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Home > Posts > Systems Engineering and Simulation: Essential for Smart Products and Virtual Production
September 02

Systems Engineering and Simulation: Essential for Smart Products and Virtual Production

Executive Overview
Increasingly, today's consumers are being exposed to an environment of intelligent products — from toasters to automobiles. The level of intelligence embedded in everything from our cars, to our homes, communication devices, consumer electronics, and even mundane items as our toasters and toothbrushes, increases every day. In the very near future, not only will humans interact with a rapidly growing array of smart products, but many of these products will interact autonomously with each other and other systems to monitor and control power usage for smart grids; automatically make our dentist appointments; monitor, diagnose, and schedule service for our vehicles; and lots more.

While manufacturers across all industrial sectors are ramping up to meet demand for this growing "smart product" market, they face major challenges in developing and manufacturing new products that are significantly more complex. These mechatronic products require mechatronic design approaches in which mechanical, electrical, and software engineering disciplines are integrated. To meet the engineering challenge of developing the next generation of smart products, many consumer goods companies and other manufacturers are turning to highly sophisticated, multi-engineering development practices that have been proven in high-tech industry sectors like embedded systems, electronics, aerospace & avionics, and automotive.

In response, product lifecycle management (PLM) solution providers now offer systems engineering design platforms and solutions across multiple domains of the product lifecycle, including production systems. These allow engineers to apply a model-based, systems engineering approach to mechatronic product and process development. Manufacturers of smart products across all industries are adopting systems engineering design solutions to deal with the ever-increasing complexity of multi-discipline engineered products to meet cost, quality, and time-to-market demands. Systems engineering-based design platforms provide product developers and production system engineers with tools to integrate mechatronic systems using a functional design approach that allows for early stage validation. This helps reduce the time and cost of design recycles and late stage integration.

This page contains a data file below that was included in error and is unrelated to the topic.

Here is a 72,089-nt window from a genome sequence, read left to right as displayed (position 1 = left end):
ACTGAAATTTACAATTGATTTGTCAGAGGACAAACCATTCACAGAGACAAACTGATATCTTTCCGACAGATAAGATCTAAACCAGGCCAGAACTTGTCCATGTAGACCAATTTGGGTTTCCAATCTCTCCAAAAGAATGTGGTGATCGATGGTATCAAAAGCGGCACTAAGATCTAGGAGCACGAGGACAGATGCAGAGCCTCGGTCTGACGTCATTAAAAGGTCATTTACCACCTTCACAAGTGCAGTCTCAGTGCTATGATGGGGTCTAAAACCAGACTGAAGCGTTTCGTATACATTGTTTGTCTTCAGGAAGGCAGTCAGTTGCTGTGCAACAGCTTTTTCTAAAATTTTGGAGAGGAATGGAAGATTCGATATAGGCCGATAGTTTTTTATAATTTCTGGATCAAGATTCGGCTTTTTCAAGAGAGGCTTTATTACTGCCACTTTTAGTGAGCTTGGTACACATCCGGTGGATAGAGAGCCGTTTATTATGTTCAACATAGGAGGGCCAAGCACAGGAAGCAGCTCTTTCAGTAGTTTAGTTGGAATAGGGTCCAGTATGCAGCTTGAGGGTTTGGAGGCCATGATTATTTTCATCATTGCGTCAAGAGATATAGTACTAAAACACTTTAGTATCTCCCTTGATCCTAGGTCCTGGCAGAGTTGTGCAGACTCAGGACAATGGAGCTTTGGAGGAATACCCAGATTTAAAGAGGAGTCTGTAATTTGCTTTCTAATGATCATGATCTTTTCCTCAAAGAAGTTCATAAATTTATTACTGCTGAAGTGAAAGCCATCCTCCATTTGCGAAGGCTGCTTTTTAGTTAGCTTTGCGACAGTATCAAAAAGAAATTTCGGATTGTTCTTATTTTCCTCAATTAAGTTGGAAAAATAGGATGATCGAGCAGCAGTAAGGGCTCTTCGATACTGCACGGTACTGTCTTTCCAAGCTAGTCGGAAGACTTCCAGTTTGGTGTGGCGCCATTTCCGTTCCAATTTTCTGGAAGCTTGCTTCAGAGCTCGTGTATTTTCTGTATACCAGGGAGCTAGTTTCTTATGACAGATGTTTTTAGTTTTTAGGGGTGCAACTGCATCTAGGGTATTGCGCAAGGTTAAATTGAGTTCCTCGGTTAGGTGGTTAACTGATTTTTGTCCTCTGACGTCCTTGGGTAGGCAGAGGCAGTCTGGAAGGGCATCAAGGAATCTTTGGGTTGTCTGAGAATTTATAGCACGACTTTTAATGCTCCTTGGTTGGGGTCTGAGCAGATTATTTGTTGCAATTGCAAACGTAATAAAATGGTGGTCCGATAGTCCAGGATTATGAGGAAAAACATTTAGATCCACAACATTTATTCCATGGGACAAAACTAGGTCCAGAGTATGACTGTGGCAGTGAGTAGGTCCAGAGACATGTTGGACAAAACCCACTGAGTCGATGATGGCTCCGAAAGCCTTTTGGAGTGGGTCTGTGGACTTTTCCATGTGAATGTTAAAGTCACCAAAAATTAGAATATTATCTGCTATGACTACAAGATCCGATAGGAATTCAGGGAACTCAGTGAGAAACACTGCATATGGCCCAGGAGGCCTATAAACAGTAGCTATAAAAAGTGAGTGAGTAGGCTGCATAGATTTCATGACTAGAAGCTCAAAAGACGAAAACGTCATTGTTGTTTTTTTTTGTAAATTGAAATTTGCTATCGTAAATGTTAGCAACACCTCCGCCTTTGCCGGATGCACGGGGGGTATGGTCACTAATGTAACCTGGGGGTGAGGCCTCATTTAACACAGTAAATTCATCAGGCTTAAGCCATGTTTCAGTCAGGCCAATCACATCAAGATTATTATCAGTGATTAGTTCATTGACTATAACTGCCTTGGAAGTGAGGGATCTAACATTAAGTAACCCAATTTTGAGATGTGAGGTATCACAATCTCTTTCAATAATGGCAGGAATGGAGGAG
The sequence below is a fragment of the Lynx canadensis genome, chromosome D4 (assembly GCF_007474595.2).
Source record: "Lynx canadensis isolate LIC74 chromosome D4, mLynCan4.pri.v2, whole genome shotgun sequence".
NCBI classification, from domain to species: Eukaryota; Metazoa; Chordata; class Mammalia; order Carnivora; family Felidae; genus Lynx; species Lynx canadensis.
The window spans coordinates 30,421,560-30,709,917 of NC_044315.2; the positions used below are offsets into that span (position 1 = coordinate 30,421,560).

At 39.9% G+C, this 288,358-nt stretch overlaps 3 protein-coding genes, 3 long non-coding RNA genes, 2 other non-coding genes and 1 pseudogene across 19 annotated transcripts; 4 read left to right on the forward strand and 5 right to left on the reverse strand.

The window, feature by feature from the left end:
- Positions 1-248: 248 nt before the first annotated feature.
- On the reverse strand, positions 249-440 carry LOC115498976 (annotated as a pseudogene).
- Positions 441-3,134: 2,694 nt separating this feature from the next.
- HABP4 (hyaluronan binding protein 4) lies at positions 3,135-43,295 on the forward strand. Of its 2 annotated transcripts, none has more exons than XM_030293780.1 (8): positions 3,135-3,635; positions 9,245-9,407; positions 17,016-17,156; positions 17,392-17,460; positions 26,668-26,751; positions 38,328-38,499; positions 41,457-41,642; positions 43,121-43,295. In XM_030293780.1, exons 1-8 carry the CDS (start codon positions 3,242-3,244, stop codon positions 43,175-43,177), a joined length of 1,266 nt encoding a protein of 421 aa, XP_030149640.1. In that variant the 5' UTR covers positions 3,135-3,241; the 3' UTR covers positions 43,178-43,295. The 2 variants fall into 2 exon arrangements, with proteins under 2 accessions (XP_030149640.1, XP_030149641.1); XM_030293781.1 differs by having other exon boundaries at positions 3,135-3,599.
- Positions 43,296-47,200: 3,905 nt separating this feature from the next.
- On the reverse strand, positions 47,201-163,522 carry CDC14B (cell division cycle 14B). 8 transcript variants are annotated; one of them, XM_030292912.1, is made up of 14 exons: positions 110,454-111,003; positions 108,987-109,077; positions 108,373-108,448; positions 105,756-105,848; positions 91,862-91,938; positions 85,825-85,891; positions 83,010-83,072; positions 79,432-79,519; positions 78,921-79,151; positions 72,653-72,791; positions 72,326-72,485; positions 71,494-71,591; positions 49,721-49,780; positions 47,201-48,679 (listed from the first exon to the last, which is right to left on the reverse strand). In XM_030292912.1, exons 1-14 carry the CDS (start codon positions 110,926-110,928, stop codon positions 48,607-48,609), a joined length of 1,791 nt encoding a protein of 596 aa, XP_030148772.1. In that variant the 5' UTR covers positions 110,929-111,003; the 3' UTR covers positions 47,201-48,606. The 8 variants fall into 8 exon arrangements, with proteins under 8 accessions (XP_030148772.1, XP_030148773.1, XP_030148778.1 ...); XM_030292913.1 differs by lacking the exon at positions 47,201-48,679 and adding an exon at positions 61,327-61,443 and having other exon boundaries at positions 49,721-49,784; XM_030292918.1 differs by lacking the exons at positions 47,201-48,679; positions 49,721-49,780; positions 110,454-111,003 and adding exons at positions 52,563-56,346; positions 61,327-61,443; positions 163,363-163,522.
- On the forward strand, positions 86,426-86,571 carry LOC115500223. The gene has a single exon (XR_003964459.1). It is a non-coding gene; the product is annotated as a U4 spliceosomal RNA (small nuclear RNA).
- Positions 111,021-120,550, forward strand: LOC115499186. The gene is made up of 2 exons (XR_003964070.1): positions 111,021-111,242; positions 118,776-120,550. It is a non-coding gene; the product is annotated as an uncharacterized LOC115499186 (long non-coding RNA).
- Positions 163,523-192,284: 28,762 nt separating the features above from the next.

Principles of Systems Engineering and Model-Based Design
As we move to a world of more smart products and systems it will be rare to find mechatronic devices without some kind of embedded intelligence built into the design. Furthermore, the level of firmware intelligence provided by an embedded system will often be the key that differentiates the product from its competitors. However, the benefits of embedded intelligence come at a price. As mechatronic systems take advantage of more powerful microprocessors and the software that runs on them, the interaction between hardware and software becomes more complex. Managing this complexity can prove challenging to hardware and software engineering teams that develop requirements, describe functionality, and test and implement the concepts in a variety of ways. The fact that that most of these systems include closed-loop control methodologies that compensate for electromechanical interactions and other variables adds to the complexity.  

Table of Contents

  • Executive Overview
  • Principles of Systems Engineering and Model-Based Design
  • Single, Open Platform for All Design and Build Domains
  • Conclusions


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